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  1. Komi peoples - Wikipedia › wiki › Komi_peoples

    Komi peoples From Wikipedia, the free encyclopedia The Komi (Komi: комияс) or Komi-Zyryans (Zyryans), are a Permian (Finno-Ugric) ethnic group whose homeland is in the north-east of European Russia around the basins of the Vychegda, Pechora and Kama rivers.

    • Komi Republic

      The Komi people first feature in the records of the Novgorod...

    • Name

      There have been at least three names for the Komis:...

    • Subgroups

      Komi people are divided into two main groups and several...

    • Language

      The Komi language belongs to the Permian branch of the...

    • Religious beliefs

      Most Komis belong to the Russian Orthodox Church, but their...

    • History

      Based on linguistic reconstruction, the prehistoric Permians...

  2. Category:Komi peoples - Wikipedia › wiki › Category:Komi_peoples

    Pages in category "Komi peoples" The following 6 pages are in this category, out of 6 total. This list may not reflect recent changes ().

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    Where does the Komi ethnic group come from?

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  4. Komi peoples — Wikipedia Republished // WIKI 2 › en › Komi_peoples
    • Name
    • Subgroups
    • Language
    • Religious Beliefs
    • History
    • Genetics
    • See Also
    • Sources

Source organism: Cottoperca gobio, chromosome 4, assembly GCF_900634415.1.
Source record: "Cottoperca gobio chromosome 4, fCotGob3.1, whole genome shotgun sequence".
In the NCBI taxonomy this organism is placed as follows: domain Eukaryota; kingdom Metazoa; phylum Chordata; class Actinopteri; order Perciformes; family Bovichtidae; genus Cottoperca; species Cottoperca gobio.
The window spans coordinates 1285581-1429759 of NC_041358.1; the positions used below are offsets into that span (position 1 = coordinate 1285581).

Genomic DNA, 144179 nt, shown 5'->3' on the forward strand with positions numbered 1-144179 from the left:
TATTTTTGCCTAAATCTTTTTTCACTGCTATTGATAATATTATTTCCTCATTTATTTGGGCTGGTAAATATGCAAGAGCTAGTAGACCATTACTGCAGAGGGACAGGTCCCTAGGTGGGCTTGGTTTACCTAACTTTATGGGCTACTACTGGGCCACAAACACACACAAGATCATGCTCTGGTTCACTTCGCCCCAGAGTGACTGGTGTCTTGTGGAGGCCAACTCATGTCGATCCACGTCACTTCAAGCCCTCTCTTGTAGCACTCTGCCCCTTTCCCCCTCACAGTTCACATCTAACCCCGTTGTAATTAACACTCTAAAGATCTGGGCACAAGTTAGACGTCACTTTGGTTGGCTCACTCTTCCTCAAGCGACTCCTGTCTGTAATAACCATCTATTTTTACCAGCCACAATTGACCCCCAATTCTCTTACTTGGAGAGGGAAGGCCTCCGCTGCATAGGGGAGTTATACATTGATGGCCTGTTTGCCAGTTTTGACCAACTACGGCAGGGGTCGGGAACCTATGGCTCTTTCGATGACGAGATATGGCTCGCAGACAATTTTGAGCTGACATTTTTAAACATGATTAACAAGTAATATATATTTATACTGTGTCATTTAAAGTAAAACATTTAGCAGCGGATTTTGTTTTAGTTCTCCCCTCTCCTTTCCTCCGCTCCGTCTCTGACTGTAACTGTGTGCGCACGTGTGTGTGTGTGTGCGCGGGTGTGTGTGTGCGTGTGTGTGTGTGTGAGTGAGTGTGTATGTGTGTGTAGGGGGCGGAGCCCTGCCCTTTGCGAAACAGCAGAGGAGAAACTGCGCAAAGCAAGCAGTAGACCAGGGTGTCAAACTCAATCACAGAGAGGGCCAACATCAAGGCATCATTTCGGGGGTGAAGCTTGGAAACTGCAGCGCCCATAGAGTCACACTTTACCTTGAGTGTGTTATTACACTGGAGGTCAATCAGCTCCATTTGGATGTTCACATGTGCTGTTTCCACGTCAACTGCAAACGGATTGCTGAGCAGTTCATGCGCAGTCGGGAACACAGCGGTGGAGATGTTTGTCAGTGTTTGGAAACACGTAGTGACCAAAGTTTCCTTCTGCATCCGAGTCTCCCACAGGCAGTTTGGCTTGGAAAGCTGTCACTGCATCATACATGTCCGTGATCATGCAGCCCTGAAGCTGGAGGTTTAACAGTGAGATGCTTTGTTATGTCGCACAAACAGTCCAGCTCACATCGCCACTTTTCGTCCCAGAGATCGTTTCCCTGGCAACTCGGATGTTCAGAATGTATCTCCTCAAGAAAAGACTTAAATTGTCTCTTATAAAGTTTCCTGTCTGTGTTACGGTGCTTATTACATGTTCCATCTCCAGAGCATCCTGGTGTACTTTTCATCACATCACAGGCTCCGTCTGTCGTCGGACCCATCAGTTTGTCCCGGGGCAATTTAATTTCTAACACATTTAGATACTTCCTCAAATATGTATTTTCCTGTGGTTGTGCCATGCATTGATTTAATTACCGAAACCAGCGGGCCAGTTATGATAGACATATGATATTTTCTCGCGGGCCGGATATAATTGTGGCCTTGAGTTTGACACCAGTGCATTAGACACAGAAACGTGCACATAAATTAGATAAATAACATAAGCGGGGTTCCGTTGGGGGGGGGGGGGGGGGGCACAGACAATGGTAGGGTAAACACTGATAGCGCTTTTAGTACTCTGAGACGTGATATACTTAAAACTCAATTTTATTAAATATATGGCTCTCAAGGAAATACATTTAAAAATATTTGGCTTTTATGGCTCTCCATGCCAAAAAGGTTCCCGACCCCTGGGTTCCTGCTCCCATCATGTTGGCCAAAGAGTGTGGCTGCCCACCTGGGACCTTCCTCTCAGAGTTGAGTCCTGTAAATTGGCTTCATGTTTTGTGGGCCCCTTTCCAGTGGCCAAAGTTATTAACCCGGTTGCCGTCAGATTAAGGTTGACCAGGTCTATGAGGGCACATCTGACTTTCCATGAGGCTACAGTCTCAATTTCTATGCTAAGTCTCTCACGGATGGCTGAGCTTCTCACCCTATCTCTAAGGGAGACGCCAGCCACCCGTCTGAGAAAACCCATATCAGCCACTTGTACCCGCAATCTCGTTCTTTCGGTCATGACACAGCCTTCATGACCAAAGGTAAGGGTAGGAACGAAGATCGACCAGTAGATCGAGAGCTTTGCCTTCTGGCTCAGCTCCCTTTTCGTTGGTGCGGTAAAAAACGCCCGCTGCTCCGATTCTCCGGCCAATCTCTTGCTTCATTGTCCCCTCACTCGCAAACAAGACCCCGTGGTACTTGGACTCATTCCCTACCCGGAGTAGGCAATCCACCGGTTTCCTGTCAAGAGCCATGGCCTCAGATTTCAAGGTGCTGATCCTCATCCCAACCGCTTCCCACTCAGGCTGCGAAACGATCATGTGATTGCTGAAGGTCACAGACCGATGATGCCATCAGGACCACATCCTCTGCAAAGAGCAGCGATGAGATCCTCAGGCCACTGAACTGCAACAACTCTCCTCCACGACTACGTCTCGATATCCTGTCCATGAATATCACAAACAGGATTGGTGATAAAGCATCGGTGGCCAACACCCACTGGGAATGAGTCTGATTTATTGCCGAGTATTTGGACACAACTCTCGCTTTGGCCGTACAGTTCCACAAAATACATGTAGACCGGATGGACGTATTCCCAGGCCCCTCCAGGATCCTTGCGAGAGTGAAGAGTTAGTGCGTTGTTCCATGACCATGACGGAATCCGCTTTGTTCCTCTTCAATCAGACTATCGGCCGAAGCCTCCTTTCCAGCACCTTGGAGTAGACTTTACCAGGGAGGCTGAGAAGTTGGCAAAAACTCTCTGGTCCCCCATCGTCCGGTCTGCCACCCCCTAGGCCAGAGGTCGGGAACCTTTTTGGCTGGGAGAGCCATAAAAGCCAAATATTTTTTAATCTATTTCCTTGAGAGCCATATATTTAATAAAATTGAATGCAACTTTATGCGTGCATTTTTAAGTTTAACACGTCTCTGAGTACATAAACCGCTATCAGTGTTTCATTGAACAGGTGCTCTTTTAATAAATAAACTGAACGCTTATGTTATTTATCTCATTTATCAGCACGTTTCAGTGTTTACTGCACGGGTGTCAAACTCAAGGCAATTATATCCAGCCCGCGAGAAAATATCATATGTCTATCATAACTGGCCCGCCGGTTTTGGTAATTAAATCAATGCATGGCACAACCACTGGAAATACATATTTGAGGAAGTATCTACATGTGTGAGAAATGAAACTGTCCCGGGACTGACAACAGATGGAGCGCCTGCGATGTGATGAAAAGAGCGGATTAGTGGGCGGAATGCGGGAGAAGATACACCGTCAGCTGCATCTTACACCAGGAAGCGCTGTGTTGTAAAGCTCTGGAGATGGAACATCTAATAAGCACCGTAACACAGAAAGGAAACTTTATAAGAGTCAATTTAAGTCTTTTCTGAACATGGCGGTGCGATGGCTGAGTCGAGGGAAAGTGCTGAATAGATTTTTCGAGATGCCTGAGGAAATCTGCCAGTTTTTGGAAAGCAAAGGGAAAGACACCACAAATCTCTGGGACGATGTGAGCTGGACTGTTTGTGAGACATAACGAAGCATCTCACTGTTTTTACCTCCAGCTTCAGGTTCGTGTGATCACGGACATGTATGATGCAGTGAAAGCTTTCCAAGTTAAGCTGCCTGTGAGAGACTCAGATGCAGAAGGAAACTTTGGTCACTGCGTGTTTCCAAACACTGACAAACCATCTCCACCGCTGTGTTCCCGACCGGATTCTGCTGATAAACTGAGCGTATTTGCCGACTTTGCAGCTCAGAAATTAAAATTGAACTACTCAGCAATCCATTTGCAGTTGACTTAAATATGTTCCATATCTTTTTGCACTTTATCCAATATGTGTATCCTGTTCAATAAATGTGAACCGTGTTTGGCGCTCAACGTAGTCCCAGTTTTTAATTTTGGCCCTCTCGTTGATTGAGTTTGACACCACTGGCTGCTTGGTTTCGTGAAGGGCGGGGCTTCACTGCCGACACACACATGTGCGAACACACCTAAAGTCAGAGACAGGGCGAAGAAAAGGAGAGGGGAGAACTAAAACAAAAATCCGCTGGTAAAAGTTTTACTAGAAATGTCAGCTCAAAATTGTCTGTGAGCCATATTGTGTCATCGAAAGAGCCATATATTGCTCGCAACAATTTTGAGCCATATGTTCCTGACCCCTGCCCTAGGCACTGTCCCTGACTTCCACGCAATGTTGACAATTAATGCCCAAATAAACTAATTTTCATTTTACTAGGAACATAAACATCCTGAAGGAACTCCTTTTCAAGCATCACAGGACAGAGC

• Further Reading
    • External Links

    There have been at least three names for the Komis: Permyaks, Zyr­i­ans (Russ­ian: пер­мя­ки, зыряне) and Komi, the last being the self-des­ig­na­tion of the people. The name Permyaks firstly ap­peared in the 10th cen­tury in Russ­ian sources and came from the an­cient name of the land be­tween the Mezen River and Pe­chora River – Perm or "Great Perm" (Russ­ian: Пермь Великая). Sev­eral ori­gins of the name have been pro­posed but the most ac­cepted is from Veps Peräma "back, outer or far-away land" from Veps perä "back, ex­treme" and ma "land". In Old Norse and Old Eng­lish it was known as Bjar­ma­land and Be­or­mas re­spec­tively but those Ger­manic names might des­ig­nate some other place than the Russ­ian Perm. Since the 20th cen­tury the name has been ap­plied only to the south­ern Komi (Komi-Permyaks) in Perm Krai. In Russ­ian permyakalso means "an in­hab­i­tant of Perm or Perm Krai" in­de­pen­dently from ethnicity. The name for the north­ern Komis – Zyr­i­ans – has a more con...